Julia Evans

Day 38: Modifying gotty to serve many different terminal applications at once

In the last post I talked about a problem I was having with gotty.

I’m going to recap the problem, and then we’ll talk about what I did about it! Basically I paired on the problem with Chetan (another Recurser) and we solved it in a really satisfying way and it was way easier than I thought it would be.

Everything from this post is in a github repository here: https://github.com/jvns/multi-gotty/

what’s gotty?

gotty is a Go webserver that lets you put your terminal on a website. So for example if you run gotty top, it’ll start a webserver on port 8080 where it shows the output of top.

Or if you run gotty -w bash, it’ll start bash and start a webserver where anyone can type in commands and run them in your shell.

In my puzzle game thing I have people ssh to some virtual machines I’ve setup. I’ve been using gotty to give them a terminal in the browser.

the problem: a really fragile setup

My problem was that I needed to manage a bunch of different SSH connections (one per puzzle that a person has open), and gotty only supports one session at a time.

So I set something up where I ran a bunch of different gotty processes on different ports, and then stored a mapping of which session mapped to which port, and wrote a small go proxy server that proxied /proxy/SESSION_ID to the right port number on the backend.

There were 3 different pieces in this setup:

  • the gotty processes (potentially lots of them)
  • the other go server that proxied connections to those processes
  • the Rails server, which was responsible for starting the gotty processes on the right ports and telling the go server which ports they were running on

the idea: modify gotty so that it can manage multiple websocket connections

I wanted a much simpler setup where I could just go to http://mysite.com/terminal_session/SOME_ID/ and have the right SSH connection automatically set up.

I’m having some trouble explaining what I want the code to do in English so I’ll just show you some code, because it wasn’t really that much code.

the code: really simple!

I was originally worried that it would be really complicated to modify gotty to handle multiple websocket connections but actually it was very straightforward! gotty had just 3 HTTP handler functions (handleAuthToken, handleWS, and a statics handler), so all we needed to do was call those in a slightly different way.

Here’s what the new HTTP handler we wrote looks like. It basically just has an if statement which calls app.handleWS with a custom command if the path ends in /ws. I think there might be a more idiomatic Go way to do this but I don’t know what it is yet. You can see it in context here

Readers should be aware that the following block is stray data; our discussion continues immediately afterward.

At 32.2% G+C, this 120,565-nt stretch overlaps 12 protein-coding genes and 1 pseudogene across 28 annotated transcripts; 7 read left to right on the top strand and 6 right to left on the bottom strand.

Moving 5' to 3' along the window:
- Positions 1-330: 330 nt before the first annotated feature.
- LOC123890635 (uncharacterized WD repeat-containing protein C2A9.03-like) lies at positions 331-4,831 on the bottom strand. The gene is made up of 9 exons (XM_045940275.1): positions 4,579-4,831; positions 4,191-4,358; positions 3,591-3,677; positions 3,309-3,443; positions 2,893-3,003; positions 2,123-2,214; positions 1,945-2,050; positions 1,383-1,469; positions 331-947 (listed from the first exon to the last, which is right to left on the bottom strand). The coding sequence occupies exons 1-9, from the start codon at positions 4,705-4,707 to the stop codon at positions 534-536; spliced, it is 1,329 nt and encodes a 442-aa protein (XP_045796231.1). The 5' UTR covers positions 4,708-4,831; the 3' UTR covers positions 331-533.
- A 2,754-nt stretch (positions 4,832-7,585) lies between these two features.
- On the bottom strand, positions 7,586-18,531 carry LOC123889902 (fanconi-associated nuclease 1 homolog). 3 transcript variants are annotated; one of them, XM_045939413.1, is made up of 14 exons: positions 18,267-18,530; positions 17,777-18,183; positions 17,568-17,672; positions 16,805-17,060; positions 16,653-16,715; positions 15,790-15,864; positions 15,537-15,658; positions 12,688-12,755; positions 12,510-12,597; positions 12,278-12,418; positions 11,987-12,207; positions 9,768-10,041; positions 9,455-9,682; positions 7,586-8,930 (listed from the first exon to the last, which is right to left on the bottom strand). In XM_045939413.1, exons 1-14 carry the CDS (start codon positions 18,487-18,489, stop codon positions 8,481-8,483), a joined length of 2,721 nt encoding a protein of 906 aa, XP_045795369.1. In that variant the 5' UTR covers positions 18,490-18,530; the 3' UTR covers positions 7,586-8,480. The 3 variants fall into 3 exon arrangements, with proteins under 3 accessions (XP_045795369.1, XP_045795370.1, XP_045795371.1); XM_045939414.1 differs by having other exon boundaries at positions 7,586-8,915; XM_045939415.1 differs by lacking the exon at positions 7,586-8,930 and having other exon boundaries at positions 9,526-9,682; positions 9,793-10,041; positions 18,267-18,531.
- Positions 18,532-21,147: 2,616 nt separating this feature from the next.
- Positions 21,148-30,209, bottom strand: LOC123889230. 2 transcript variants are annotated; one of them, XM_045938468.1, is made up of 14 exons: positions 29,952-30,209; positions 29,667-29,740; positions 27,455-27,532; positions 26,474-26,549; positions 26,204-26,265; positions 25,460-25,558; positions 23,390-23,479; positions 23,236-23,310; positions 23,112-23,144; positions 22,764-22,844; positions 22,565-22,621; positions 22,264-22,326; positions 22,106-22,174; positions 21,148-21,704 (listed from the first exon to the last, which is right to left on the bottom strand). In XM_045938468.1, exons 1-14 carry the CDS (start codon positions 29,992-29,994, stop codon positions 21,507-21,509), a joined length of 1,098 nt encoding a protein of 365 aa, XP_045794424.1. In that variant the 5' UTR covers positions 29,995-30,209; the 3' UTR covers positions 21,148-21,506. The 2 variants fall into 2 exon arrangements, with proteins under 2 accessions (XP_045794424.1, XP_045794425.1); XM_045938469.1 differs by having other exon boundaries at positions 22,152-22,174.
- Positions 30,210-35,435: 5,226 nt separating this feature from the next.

func (app *App) handleRequest(w http.ResponseWriter, r *http.Request) {
	staticHandler := http.FileServer(
		&assetfs.AssetFS{Asset: Asset, AssetDir: AssetDir, Prefix: "static"},
	path := r.URL.Path
	parts := strings.Split(path, "/")
	// TODO: this panics if the path doesn't have enough stuff in it
	// TODO: actually match on /proxy and don't do this strings.Split thing
	prefix := strings.Join(parts[:3], "/")
	if strings.HasSuffix(path, "/auth_token.js") {
		app.handleAuthToken(w, r)
	} else if strings.HasSuffix(path, "/ws") {
		id := parts[2]
		mapping := app.readMapping()
		if command, ok := mapping[id]; ok {
			app.handleWS(command, w, r)
	} else {
		http.StripPrefix(prefix, staticHandler).ServeHTTP(w, r)

The parsing code for the path here is still really bad but I’ll fix it at some point.

The only real other code we had to write was this readMapping function which maps an ID from the URL to a command to run. This is just making an HTTP request to a server (my Rails app) and decoding some JSON:

func (app *App) readMapping() map[string][]string {
	resp, err := http.Get(app.commandServer)
	if err != nil {
	defer resp.Body.Close()
	body, err := ioutil.ReadAll(resp.Body)
	if err != nil {
	var mapping map[string][]string
	json.Unmarshal(body, &mapping)
	return mapping

http.ResponseWriter and http.Request are great

The real star here is the Go http interfaces. Because all Go HTTP handlers take a http.ResponseWriter and a http.Request, it’s super easy to wrap other HTTP request handlers and make them behave slightly differently.

I’d forgotten how it worked but it was pretty easy to pick up again.

I couldn’t use gotty as a library

We forked gotty instead of using it as a library because the functions we needed (handleWS and handleAuthToken) were private, you can tell because they’re lowercase and in Go the way you know if a function is private or public is based on whether it starts with an uppercase or lowercase letter.

pairing is magic

I paired on this with Chetan and it was SO MUCH easier to do with someone else than on my own. I really thought this would be super hard and it wasn’t – it was really helpful to talk it through with another person and we got the main functionality working in just 1 hour!

the new code works WAY BETTER than my old setup

Having everything coordinated in 1 simple Go program instead of having 3 different moving pieces to coordinate works SO MUCH BETTER. I tried it out and basically just worked immediately and reliably instead of constantly being flaky and failing like my old setup.

here’s the code

I put the code on Github here: https://github.com/jvns/multi-gotty/. It has some problems (like the bad path parsing code I mentioned, and it doesn’t let you change the accepted Origin: headers yet), but it does do what I wanted to do!

Here’s the complete diff of all the code we changed / deleted in gotty to make this work. We deleted most of gotty’s command line flags and support for a bunch of things like TLS because I didn’t need them and I didn’t think anyone else would want to use it.

Day 37: A new laptop and a little Vue Day 39: Customizing gotty's terminal